We might have expected the blunder to be corrected by the major Chicago law firm representing the appellees. No such luck. Its supplemental jurisdictional statement repeats that the insurance company “is a foreign corporation organized under the laws of Japan with a U.S. Branch. The principal place of business of the U.S. Branch is New York, New York.” The fact that “Branch” is capitalized and its principal place of business alleged suggests that it might be a corporation, but at argument the appellees’ lawyer said no, it’s just a branch. When asked by one of the judges why then it was mentioned in the jurisdictional statement, the lawyer replied inconsequently that “with a U.S. Branch” is Japanese corporate lingo.
The appellees’ supplemental jurisdictional statement contains two further errors. It says that the amount in controversy “allegedly” exceeds $75,000. Actually, as we know, the amount in controversy in the appellants’ jurisdictional statement is $75,000, not $75,000 plus.
In addition, the use of the words “alleged” or “allegedly” in this connection is erroneous. The amount in controversy in a diversity case is the stakes that the plaintiff or defendant alleges, and provided the allegation is not false to a “legal certainty” the amount is taken as true for purposes of jurisdiction. E.g., Mt. Healthy City School District Board of Education v. Doyle, 429 U.S. 274, 276-77 (1977). In other words, “When the complaint includes a number, it controls unless [the plaintiff’s] recovering that amount [in the litigation] would be legally impossible.” Rising-Moore v. Red Roof Inns, Inc., 435 F.3d 813, 815-16 (7th Cir. 2006). The appellees’ use of “allegedly” suggests an inclination to question whether the amount in controversy exceeds the jurisdictional minimum, but they do not pursue the point.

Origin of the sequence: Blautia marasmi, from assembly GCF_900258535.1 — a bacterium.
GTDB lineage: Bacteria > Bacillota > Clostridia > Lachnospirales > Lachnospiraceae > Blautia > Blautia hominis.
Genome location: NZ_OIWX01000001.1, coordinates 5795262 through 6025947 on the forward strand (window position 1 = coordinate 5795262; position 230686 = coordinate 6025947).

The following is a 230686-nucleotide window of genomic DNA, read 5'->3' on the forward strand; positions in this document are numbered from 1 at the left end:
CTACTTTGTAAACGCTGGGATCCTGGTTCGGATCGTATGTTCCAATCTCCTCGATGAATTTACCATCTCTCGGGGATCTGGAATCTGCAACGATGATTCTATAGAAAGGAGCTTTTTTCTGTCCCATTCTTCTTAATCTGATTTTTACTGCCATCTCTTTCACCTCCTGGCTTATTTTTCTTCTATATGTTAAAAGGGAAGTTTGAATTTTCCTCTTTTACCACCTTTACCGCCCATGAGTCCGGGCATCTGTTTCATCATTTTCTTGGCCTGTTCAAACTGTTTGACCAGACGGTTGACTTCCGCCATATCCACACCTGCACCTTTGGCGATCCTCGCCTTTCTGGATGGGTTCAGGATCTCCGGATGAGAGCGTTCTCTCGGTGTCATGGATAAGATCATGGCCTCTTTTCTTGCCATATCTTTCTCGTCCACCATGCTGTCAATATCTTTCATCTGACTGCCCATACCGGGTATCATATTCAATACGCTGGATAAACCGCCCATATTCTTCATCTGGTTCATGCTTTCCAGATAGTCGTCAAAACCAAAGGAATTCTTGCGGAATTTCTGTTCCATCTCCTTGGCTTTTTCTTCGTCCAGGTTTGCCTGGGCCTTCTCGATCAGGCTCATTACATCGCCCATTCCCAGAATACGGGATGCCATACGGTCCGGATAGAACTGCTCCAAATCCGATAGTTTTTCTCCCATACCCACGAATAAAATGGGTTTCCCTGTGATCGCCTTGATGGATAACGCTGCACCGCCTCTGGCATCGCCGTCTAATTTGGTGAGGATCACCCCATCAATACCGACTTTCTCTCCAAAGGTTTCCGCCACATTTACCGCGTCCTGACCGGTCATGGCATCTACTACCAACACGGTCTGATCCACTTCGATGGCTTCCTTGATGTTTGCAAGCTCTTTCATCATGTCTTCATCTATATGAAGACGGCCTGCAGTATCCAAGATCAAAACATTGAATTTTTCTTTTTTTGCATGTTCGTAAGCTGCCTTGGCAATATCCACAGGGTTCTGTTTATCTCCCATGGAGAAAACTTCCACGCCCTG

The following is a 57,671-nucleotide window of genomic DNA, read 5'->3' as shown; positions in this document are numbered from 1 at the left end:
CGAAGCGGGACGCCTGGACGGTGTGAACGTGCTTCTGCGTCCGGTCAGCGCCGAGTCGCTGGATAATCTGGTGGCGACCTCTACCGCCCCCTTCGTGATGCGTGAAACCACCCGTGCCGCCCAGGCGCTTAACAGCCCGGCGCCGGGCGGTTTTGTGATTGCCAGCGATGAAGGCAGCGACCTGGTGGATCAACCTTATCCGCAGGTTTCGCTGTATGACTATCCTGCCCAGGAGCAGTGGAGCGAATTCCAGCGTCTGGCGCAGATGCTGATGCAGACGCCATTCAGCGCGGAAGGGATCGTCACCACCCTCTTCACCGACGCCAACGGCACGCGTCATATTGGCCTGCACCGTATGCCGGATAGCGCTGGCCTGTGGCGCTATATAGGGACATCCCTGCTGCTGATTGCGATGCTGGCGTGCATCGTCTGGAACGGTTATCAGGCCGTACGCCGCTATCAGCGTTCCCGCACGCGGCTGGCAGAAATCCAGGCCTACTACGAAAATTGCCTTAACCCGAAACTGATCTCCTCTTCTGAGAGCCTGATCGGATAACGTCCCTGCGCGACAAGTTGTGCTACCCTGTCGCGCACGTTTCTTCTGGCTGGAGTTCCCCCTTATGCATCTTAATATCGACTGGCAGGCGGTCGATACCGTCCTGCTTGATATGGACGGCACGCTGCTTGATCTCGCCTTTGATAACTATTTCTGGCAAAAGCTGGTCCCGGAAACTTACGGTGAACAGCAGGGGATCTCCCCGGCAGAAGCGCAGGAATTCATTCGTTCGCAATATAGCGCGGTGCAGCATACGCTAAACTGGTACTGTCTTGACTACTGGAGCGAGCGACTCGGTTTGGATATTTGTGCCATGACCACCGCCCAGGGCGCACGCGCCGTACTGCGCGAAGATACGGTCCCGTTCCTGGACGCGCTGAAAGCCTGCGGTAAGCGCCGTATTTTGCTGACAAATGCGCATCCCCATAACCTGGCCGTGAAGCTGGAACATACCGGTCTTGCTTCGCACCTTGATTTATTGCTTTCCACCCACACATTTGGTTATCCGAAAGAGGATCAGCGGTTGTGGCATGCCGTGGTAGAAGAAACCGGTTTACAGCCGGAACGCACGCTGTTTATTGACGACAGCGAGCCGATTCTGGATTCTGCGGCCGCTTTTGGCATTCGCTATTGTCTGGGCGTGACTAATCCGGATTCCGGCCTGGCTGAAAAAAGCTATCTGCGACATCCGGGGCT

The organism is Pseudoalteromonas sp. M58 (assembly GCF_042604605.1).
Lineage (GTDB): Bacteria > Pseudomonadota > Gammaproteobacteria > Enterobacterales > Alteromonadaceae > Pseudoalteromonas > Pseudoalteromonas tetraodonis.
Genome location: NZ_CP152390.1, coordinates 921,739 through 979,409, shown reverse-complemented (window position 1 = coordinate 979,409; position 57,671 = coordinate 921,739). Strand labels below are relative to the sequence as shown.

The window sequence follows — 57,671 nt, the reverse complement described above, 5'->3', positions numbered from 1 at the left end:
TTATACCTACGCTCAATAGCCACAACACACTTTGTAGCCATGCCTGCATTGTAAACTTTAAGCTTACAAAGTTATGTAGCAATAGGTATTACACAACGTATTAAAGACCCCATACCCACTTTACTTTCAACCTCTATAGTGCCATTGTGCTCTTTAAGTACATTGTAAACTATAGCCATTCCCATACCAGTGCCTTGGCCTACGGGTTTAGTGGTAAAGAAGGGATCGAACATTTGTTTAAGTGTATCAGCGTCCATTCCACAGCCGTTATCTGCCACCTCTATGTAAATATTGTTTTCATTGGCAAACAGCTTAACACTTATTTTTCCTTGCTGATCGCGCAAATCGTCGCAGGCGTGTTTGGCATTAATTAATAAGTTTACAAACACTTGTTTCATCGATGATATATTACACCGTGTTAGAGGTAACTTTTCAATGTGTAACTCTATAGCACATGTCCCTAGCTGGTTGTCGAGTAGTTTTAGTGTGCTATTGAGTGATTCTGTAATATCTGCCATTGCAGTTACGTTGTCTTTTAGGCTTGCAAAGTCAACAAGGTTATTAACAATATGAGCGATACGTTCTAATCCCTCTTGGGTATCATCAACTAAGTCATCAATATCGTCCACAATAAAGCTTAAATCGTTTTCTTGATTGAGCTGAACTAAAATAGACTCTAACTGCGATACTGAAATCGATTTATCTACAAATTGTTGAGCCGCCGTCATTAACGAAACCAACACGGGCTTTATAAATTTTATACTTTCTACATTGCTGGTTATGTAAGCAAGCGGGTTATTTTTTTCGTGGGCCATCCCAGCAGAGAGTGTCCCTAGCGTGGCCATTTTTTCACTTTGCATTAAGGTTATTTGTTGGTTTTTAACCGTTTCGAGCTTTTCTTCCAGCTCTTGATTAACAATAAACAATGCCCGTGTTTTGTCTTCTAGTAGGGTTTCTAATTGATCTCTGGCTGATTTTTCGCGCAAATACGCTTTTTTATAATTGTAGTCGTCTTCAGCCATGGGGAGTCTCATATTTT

We are satisfied that the parties’ errors in regard to the amount in controversy are harmless, given the severity of the injuries alleged. [Details omitted. -EV]
But the lawyers have wasted our time as well as their own and (depending on the fee arrangements) their clients’ money. We have been plagued by the carelessness of a number of the lawyers practicing before the courts of this circuit with regard to the required contents of jurisdictional statements in diversity cases. See, e.g., BondPro Corp. v. Siemens Power Generation, Inc., No. 05-3077, 2006 WL 2972108, at *1 (7th Cir. Oct. 19, 2006) (per curiam), and cases cited there; Hicklin Engineering, L.C. v. Bartell, 439 F.3d 346, 348 (7th Cir. 2006); Wild v. Subscription Plus, Inc., 292 F.3d 526, 528 (7th Cir. 2002). It is time, as we noted in BondPro, that this malpractice stopped. We direct the parties to show cause within 10 days why counsel should not be sanctioned for violating Rule 28(a)(1) and mistaking the requirements of diversity jurisdiction. We ask them to consider specifically the appropriateness, as a sanction, of their being compelled to attend a continuing legal education class in federal jurisdiction. E.g., In re Maurice, 69 F.3d 830, 832, 834 (7th Cir. 1995); DiPaolo v. Moran, 407 F.3d 140, 144, 146 (3d Cir. 2005); In re Dragoo, 186 F.3d 614, 615-16 (5th Cir. 1999).
Are we being fusspots and nitpickers in trying (so far with limited success) to enforce rules designed to ensure that federal courts do not exceed the limits that the Constitution and federal statutes impose on their jurisdiction? Does it really matter if federal courts decide on the merits cases that they are not actually authorized to decide?